More than a few good women

Posted on October 1, 2016


‘Dil Chahta Hai’ is the ultimate male-bonding movie, but today, the females seem more fascinating.

So Dil Chahta Hai turned 15 this year. It hasn’t aged all that well. That’s the thing about being such an embodiment of your era that mere English words cannot do justice to what you captured. You need something heftier, something more German. You need a word like Zeitgeist. If Farhan Akhtar’s first film were a perfume, you could spritz it and the air would smell like 2001, like urban India 10 years after liberalisation. Even if we weren’t like Akash (Aamir Khan), Sid (Akshaye Khanna) and Sameer (Saif Ali Khan), they made us feel they were cool people to aspire to be. I remember the oddest bits about the film, like how Akash has a salad for lunch. A salad. That sound you hear is Dharmendra and Amitabh Bachchan scratching their chest hair and snickering. But even they’d agree Yeh dosti had changed. It wasn’t about tootling around in a motorcycle anymore. It was a road trip to Goa in your Benz.

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And yet, today, these guys have receded in the rear-view mirror, and it’s the women I find interesting. Like Preity Zinta’s Shalini. When I first saw the film, I didn’t think much of her. I’m no fan of martyrs, and what else do you call someone who chooses to be with a chauvinist pig of a fiancé (he all but asks her to sit, heel, stay, down) simply because his parents raised her as their own? Today, I see her differently. Her parents died in a car accident. Had her fiancé’s parents not taken her in, she may have had a very different life. She may not have been in Sydney, having that salad lunch with Akash. It’s a life filled with first-class air tickets and opera. I’m not suggesting that she’s a gold-digger. No. I’m just saying champagne has a way of making you feel more grateful. It can make you light-headed enough to justify your fiancé: “But Rohit’s a good guy. He has a few flaws. Who doesn’t?”

And what about Pooja (Sonali Kulkarni)? She gets a scene that no other Hindi-film heroine has been in. Sameer summons up the guts to tell her he loves her. Tell isn’t quite the word for what he does. He struggles, he stammers, he begins his speech like a schoolboy before a teacher – she is seated, leg draped over leg, while he stands with his hands inside his pockets. He sits down. He drives circles around the topic. Then it spills out. He loves her. Her reaction makes me laugh. She raises her eyebrows. He says, “I agree we don’t know each other very well. But I understand the kind of love you are looking for. Trust me. I’m telling the truth.” She pauses. Then laughs out loud. It’s not the coy, tinkling laughter we usually hear from women on screen. It’s the girl equivalent of the guy-laughs that erupted from Akash and Sid when they discovered Sameer’s Goan blonde wasn’t after his heart but his money. Pooja is doing what the guy usually does, skirting an awkward subject by making a thigh-slapping joke out of it.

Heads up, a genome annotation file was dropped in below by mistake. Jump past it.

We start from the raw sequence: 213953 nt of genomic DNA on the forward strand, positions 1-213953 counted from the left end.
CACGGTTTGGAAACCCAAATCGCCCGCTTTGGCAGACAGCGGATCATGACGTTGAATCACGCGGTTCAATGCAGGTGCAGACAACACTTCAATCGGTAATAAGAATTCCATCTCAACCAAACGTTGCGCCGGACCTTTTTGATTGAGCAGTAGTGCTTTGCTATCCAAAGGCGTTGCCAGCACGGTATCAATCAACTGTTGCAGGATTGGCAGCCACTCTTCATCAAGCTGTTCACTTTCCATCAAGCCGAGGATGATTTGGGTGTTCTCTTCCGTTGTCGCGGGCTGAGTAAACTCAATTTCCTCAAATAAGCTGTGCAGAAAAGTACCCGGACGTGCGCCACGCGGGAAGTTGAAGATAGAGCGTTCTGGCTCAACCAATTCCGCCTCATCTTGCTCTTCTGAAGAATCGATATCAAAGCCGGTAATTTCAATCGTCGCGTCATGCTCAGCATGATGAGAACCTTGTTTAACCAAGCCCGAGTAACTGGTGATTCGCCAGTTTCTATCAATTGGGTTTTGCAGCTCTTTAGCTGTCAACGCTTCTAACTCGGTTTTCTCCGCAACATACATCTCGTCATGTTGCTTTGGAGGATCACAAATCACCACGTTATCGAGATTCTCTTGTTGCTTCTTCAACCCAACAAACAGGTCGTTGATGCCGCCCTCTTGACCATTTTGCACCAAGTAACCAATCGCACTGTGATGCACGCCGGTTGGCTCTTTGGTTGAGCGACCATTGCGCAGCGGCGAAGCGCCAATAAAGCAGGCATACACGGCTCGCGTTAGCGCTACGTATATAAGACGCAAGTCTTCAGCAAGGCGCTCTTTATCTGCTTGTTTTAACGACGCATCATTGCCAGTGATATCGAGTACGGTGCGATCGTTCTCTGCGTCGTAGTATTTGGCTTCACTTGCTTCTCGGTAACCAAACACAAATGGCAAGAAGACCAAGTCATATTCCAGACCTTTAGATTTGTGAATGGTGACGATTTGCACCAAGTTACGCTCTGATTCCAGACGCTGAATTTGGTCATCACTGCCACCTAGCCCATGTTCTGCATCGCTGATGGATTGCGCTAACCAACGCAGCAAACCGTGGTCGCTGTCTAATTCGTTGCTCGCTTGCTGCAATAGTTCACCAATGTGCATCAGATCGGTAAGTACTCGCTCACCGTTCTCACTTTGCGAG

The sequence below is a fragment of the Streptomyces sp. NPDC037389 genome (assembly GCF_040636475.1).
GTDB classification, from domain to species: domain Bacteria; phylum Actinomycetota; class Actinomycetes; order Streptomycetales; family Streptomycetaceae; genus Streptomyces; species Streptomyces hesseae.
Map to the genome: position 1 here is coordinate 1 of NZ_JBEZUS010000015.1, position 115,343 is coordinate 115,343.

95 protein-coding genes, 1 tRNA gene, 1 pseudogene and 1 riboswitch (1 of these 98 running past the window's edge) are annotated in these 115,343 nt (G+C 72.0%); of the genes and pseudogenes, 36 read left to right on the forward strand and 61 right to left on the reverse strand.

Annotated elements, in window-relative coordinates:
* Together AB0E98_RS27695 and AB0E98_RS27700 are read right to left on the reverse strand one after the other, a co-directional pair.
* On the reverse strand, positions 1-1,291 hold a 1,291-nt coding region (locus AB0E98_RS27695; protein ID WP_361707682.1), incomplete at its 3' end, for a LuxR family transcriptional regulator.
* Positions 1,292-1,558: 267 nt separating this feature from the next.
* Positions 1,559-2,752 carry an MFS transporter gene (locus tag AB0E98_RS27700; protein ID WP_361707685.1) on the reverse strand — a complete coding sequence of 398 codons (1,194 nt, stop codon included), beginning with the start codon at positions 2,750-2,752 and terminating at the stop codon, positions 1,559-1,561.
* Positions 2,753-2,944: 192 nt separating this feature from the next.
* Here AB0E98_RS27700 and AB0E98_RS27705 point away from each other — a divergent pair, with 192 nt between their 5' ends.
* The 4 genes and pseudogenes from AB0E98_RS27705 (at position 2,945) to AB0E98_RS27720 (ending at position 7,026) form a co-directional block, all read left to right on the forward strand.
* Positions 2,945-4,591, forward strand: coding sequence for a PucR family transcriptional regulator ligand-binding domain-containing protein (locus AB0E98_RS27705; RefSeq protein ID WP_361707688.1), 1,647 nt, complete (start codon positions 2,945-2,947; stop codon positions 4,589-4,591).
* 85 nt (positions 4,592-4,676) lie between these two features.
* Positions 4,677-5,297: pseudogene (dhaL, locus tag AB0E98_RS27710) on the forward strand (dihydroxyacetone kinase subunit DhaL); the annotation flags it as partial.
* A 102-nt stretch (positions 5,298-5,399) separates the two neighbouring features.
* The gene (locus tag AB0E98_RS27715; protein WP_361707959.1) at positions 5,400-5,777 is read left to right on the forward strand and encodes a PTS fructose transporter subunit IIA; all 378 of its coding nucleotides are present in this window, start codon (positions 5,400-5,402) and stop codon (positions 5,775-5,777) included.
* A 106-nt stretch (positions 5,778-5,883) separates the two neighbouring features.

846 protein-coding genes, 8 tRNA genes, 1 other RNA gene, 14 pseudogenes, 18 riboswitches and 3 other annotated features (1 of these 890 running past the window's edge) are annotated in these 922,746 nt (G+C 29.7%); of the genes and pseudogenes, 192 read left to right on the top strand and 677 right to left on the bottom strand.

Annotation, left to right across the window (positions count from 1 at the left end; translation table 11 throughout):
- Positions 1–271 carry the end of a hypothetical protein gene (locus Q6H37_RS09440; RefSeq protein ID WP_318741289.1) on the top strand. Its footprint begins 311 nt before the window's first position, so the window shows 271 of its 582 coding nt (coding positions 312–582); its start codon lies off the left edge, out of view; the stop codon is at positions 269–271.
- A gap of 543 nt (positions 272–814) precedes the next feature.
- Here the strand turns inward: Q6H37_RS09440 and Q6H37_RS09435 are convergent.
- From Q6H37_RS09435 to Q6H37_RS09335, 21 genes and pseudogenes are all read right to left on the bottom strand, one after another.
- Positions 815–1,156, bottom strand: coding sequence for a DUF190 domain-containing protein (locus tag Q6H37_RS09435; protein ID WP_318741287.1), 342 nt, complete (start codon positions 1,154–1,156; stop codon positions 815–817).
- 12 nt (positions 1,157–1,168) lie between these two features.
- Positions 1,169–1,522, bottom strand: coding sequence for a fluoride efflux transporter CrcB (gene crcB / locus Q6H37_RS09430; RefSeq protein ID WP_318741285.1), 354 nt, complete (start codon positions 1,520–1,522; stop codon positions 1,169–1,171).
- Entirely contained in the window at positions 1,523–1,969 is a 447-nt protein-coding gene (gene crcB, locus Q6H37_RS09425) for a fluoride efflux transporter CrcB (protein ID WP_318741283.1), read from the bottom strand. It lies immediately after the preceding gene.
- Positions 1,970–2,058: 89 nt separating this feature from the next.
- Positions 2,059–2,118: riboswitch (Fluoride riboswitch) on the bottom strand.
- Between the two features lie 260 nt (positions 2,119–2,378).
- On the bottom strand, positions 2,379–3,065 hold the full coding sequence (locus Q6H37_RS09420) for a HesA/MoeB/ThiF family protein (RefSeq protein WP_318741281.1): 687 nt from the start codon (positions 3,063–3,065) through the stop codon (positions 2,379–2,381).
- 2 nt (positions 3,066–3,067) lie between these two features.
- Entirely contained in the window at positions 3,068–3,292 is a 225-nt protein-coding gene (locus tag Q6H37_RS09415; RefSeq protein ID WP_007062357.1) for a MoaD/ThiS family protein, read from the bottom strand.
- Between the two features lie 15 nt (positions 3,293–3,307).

Which is not to say the film doesn’t have its stereotypes. We have The Piner (the girl who longs for Akash; the girl who has to be told love is like sand, the more you try to grip it the more it slips through the fingers). We have The Ball-buster (the controlling girl we first see Sameer with, who expects him to sit, heel, stay, down). And we have The Mother, an assortment of them actually, rich women who don’t do much more than be rich. But Sid’s mother (Suhasini Mulay) is different. She works. We don’t know what she does but she says things like “I’m leaving for the office.” It must be a hell of a job. She keeps a hell of a house. Asian Paints could film their next ad there, and they wouldn’t have to change a thing. She does the usual motherly things like ask Sid when he’s getting married, but she also does unusual motherly things. She glances at her watch when Sid delays her – we don’t hear it, but there’s that tch of impatience. There’s no mention of a husband. If Sid’s mother had been played by Nirupa Roy, her situation would have expressed itself with the inevitability of an equation. White sari = dead husband. But here we wonder. The fact that we wonder about a mother was something new in 2001. It still is.

Then there’s Tara (Dimple Kapadia). The film begins with Sid. He’s the one we see first, in the hospital. But Tara is the reason we see him there. She’s the one in the ambulance screeching through the night. But we don’t see her in the hospital. We see her, first, as she’s moving into her new home, on Sid’s street. She’s surrounded by heavy suitcases that aren’t really suitcases. They’re baggage. She comes with tons of it. Alcoholism. A divorce. A little girl she isn’t allowed to see anymore. My favourite scene of hers is the one where she psychoanalyses Sid through his paintings. That he’s closed off. That people don’t really know him – he doesn’t let them. It’s the moment he falls for her. It’s the moment we fall for her. Not because she’s beautiful or knows her art, but because she can see this sensitive boy’s soul. It’s the nakedest moment in Hindi cinema with clothes on.

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